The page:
Observing 23./24.8.2017 in Ulvila Observatory

Date: 23./24.8.2017
Time: 23:00-01:30
Observing site: Ulvila Observatory, Finland
Instrument: C280/2750 mm (11” Catadioptric)

NELM: –
SQM: 20.66
Darkness of the background sky: 3
Seeing: –
Transparency: –
Weather: Clear sky, calm, no Moon, dry air, +12C

During the night between 23rd and 24th of August 2017, I went observing to Ulvila Observatory. During this night, I was able to observe two objects, both planetary nebulas: NGC 6772 and 6804. During the Night I was at the observatory with Jarkko Suominen. He was photographing The Veil Nebula in Cygnus, and during the night I was able to do couple of visual observations during the breaks of his exposures. Besides my visual observations, I was also participating astrophotography activities with Jarkko that night. A report of the Veil nebula photography session can be found in Taivaanvahti observation database by Ursa Astronomical Association (in Finnish).

NGC 6772

My first target for the night was NGC 6772, a planetary nebula in Aquila, located in SW part of the constellation, about 14 degrees SW from Altair. About this object I wrote following notes:

@165x: This planetary nebula appeared as a roundish, and faint nebulous glow with even brightness distribution. No central star or structure visible. OIII enhanced the view, this nebula doesn’t tolerate magnification very well.

170823-24_NGC 6772
NGC 6772 observed with 11” Catadioptric

 

NGC 6804

My second and last object for this short session was NGC 6804, another planetary nebula in Aquila. This nebula is located ~4 degrees W from Altair. About this stellar remnant I wrote as follows:

@280x: This planetary nebula appeared as a rather small, and pretty bright nebulous patch of light. The shape of the nebula is perhaps slightly elongated. Central star became visible with higher magnification. OIII didn’t do much with this object.

170823-24_NGC 6804
NGC 6804 observed with 11” Catadioptric

So, that was my second, this time very short observing session. I was happy anyway, because I was able to see two new planetary nebulas for me, and both of them were really pretty objects!

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Season opening in Saarijärvi, Lavia 21./22.8.2018

Date: 21./22.08.2017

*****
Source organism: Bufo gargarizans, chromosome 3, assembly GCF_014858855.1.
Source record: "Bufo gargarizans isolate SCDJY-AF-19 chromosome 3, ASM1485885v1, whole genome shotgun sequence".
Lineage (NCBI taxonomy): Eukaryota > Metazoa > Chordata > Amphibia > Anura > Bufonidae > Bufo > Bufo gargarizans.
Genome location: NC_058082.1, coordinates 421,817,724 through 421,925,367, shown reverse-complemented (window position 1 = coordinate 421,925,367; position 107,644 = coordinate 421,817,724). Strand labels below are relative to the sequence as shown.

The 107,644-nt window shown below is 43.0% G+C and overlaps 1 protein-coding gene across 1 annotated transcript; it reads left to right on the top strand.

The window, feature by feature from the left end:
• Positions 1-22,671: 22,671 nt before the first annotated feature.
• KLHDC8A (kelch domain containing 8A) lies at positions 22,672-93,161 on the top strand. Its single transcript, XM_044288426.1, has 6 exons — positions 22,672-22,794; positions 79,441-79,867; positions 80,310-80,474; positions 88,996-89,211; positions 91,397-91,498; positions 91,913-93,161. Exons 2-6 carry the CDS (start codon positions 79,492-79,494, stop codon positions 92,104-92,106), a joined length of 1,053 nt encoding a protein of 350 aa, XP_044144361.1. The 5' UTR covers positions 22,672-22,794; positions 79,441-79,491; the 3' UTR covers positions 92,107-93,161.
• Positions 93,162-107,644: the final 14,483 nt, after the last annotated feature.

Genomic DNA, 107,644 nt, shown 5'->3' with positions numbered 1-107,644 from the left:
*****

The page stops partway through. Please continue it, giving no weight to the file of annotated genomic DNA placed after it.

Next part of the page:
Time: 22:30-02:00
Observing site: Saarijärvi, Lavia, Finland
Instrument: N250/1200 mm (10” Newton)

NELM: 6.6
SQM: 21.03 – 21.24
Darkness of the background sky: 2-3
Seeing: –
Transparency: –
Weather: Clear sky, calm, no Moon, very humid air, +10 – +9C, clouds coming in the end of the session.

Objects observed: NGC 206, 513 and 214.

During the night between 21st and 22nd of August 2017, I was able to start the new observing season! During summer of 2017, I had been looking for a decent dark sky -site in Satakunta- and Varsinais-Suomi regions. I observed, that only decent and dark site in Satakunta is Lavia, in eastern part of the region, in easternmost extreme of Pori municipality. In Lavia, there is a gravel quarry near locality of Saarijärvi. The gravel quarry is decent site for observing, and the skies are relatively dark.

During my first session in season 2017-2018, I was able to observe three objects: NGC 206, 513 and 214. All of these are listed in Herschel catalogue, and more precisely, in Herscehl 400 part II.

During the session, the sky was relatively dark, although proper darkness comes only very late and lasts only for a couple of hours. Nevertheless, I was able to do some observing! Shortness of the night actually was the least of the problems during the night, because the real enemy was humidity of air! The air humidity was so bad, that all moisture condensed onto all optical surfaces, and even my sketching cardboard forms were soaked! This made sketching extremely difficult!

NGC 206

My first target of the night was NGC 206, a star cloud within M31, the famous Andromeda Galaxy. The star cloud is located at the southwestern edge of Andromeda Galaxy, and about 25′ SW from M32. About this object, I wrote following notes:

@ 71x: this star cloud appeared as a clearly visible, hazy, nebulous patch of light. It was best visible with averted vision and sweeping. Extreme humidity was making my cardboard forms very damp, and sketching was very difficult because of this. Because of the conditions, I gave up the idea of sketching the whole galaxy and NGC 206 as a part of it, and only sketched NGC 206 and M32.

NGC 206 observed with 10” Newton

NGC 513

My second object for the night was NGC 513, a very small (in terms of apparent diameter) and distant (distance about 260 million light years) spiral galaxy in southernmost part of Andromeda, very close to Pisces border. The galaxy is very small, it’s apparent dimensions are about 42” x 16”. About this mini-sized galaxy I wrote as follows:

@120x: this galaxy appeared only as a very small and faint, almost stellar smudge of light.

NGC 513 observed with 10” Newton

NGC 214

My third and last object for the night was NGC 214. NGC 214 is another spiral galaxy located in Andromeda. About this galaxy I wrote following notes:

@120x: this galaxy appeared as a clearly visible but small and featureless, nebulous patch of light.

NGC 214 observed with 10” Newton

So that was it, my first observing session in season 2017-2018! I had some difficulties with air humidity, but I was nevertheless able to do some observations despite this problem!

Total Lunar eclipse of 31st of January 2018 was totally obscured by clouds

Observed phenomena: Lunar eclipse
Type of eclipse: Total Lunar eclipse
Type of observation: Negative
Date and time: 31.01.2018, 14:50 UT
Observing place: Ulvila, Finland
Observing conditions: Totally cloudy sky during my whole observing session, 8/8
Observing instruments: Camera: Olympus µ 1030 SW

Total lunar eclipse of 31st of January 2018 was totally obscured by clouds, at least in Ulvila, Western Finland. In the morning of this day, there was still small hope of seeing at least a glimpse of the eclipse, but during the day a weather front approached from the west and the sky was totally clouded out well before the Moon had even risen above horizon. This eclipse was a total eclipse, but only the very last phases of the eclipse would have been visible here in Ulvila, if the sky had been clear enough. So this time no luck. Next lunar eclipse is happening in late July this year, and it’s also going to be a total eclipse. So my thoughts, hopes and expectations are already in the July eclipse!